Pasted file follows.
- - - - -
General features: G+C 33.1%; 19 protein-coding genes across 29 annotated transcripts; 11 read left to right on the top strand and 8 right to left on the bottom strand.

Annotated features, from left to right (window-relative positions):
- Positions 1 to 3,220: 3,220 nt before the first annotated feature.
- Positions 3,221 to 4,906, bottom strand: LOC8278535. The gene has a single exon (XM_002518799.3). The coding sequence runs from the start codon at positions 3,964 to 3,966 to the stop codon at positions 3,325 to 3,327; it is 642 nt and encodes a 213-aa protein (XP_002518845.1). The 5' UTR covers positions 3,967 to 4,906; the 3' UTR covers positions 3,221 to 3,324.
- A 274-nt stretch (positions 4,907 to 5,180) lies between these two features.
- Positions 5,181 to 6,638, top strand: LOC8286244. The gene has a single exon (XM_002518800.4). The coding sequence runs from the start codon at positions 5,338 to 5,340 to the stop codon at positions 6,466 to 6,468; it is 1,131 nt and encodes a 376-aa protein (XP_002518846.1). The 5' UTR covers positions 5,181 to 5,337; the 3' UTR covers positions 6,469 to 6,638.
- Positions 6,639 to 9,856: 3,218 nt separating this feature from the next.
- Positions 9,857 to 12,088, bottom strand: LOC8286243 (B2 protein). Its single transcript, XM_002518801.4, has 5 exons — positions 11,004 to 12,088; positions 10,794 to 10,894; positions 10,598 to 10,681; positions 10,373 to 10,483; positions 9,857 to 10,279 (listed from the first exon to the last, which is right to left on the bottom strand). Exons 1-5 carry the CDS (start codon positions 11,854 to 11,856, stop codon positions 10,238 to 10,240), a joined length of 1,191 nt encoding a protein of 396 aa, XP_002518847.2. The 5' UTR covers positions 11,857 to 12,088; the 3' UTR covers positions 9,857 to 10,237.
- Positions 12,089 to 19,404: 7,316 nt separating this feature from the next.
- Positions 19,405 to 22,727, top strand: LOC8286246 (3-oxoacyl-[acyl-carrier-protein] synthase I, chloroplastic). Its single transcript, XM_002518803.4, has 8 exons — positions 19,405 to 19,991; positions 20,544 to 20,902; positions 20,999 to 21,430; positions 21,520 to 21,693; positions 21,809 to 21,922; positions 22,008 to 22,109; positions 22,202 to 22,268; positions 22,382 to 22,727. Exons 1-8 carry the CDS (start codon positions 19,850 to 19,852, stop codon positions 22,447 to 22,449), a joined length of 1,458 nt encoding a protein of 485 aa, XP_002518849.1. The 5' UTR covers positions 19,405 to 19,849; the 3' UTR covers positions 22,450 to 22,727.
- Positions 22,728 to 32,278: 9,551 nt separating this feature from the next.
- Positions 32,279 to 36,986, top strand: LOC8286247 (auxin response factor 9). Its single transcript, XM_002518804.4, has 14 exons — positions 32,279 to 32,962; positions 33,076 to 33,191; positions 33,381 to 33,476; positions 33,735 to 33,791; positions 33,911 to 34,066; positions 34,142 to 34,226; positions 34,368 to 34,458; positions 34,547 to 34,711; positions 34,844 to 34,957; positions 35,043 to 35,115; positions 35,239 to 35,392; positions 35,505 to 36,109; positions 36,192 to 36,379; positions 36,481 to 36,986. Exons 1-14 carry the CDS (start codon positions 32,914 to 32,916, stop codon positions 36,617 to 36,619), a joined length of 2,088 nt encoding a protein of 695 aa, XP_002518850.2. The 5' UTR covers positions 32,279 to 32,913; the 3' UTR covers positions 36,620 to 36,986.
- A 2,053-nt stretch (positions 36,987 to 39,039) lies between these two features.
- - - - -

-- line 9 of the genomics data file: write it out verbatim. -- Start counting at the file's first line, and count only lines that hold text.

- Positions 12,089 to 19,404: 7,316 nt separating this feature from the next.